This section is from the book "Complete Self-Instructing Library Of Practical Photography", by J. B. Schriever. Also available from Amazon: Complete Self-Instructing Library Of Practical Photography.
179. Many photographers lose sight of the part played by the background in successful portraiture. They seem to be content to use what happens to be behind the sitter at the time, without further effort to secure a background that will help the composition. The backgrounds we will describe are not drawings with fictitious details of scenery supposed to be behind the sitter. Our idea is rather to offer suggestions that will aid in suppressing unsuitable wall paper, which so frequently spoils good pictures. The following instruction should greatly assist you in making a cheap, serviceable background, and also thoroughly train you as to the best methods of using it.
180. Of all At-home portraits that have been brought to our attention, fully three-fourths were practically ruined on account of the inconsistent use of the background. You can possibly recall cases where the amateur photographer, anxious to take a portrait, has placed the subject against the wall, indoors or out, making the exposure without any further background preparation. It may be thoughtlessness ; it may be a desire to avoid trouble; or, the fact that the character of the wall-paper or brick wall in the final photograph is not so marked on the ground-glass. Whatever the reason, the thing is done, and the following instruction is intended to suggest something better.
Let The Background Be Simple. It is almost as great a mistake to have an elaborate arrangement of things intentionally placed behind the sitter for effect, as it is to have the unsightly figures of the wall-paper. In a previous chapter we said that "a portrait is the likeness of a person, especially the face." Now, introduce the wrong accessories and you weaken and diminish the part played by the sitter. This is the mistake so many of the old style professional photographers made. Their studios were crowded with tables, cushions, "rock-work," and other devices, which were not only make-believe and offensive in themselves, but, even had they not been so, they interfered greatly with the effectiveness of the portrait as a likeness.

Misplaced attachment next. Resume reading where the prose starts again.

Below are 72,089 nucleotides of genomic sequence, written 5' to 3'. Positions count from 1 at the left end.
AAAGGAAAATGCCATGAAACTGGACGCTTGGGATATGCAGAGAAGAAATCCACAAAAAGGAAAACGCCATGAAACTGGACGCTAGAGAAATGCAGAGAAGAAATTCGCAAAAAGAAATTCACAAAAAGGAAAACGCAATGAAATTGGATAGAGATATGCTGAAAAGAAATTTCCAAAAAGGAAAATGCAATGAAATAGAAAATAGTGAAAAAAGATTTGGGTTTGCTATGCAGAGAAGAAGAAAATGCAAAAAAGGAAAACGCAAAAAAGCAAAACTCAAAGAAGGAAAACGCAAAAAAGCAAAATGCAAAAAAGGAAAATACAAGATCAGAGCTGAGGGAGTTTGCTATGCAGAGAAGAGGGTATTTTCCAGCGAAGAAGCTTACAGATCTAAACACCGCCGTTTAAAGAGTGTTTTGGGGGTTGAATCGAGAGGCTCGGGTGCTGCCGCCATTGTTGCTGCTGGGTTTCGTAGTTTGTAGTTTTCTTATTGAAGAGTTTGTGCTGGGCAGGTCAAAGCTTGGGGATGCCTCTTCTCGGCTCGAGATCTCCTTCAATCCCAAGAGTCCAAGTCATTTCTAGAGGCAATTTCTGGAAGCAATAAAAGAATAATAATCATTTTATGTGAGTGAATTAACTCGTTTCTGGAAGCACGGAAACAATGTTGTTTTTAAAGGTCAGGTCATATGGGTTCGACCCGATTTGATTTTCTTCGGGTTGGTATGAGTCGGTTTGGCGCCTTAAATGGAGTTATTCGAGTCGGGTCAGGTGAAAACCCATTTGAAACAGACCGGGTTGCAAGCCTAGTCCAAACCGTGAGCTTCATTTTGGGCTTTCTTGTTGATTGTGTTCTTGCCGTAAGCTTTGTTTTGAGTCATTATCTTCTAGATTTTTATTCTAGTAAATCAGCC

Selection Of Accessories. It requires the utmost skill and keen artistic sensibility to use accessories successfully, and the At-home portrait photographer will find that it is much better to abandon accessories and background details altogether. Make up your mind that the portrait shall just show the subject against a plain tinted ground - light or dark - that, and nothing more. It is not only an easy way out of the difficulty, but also an effective one. By examining salon work, and photographs that have captured prizes in leading competitions, or secured medals at the various state and national conventions, you will observe that in the majority of the pictures the backgrounds are extremely plain and simple.
Value Of Plain Background. Where the plain background is used in making the negative, it allows for special dodging and altering in the printing. Light spots may be worked in the background, on the glass side of the negative, in order to break the monotony of plainness. This provides a means for the display of one's own individuality, as by such means one may place these spots wherever he likes, and upon the accuracy of the placing depends their value as to the improvement of the picture.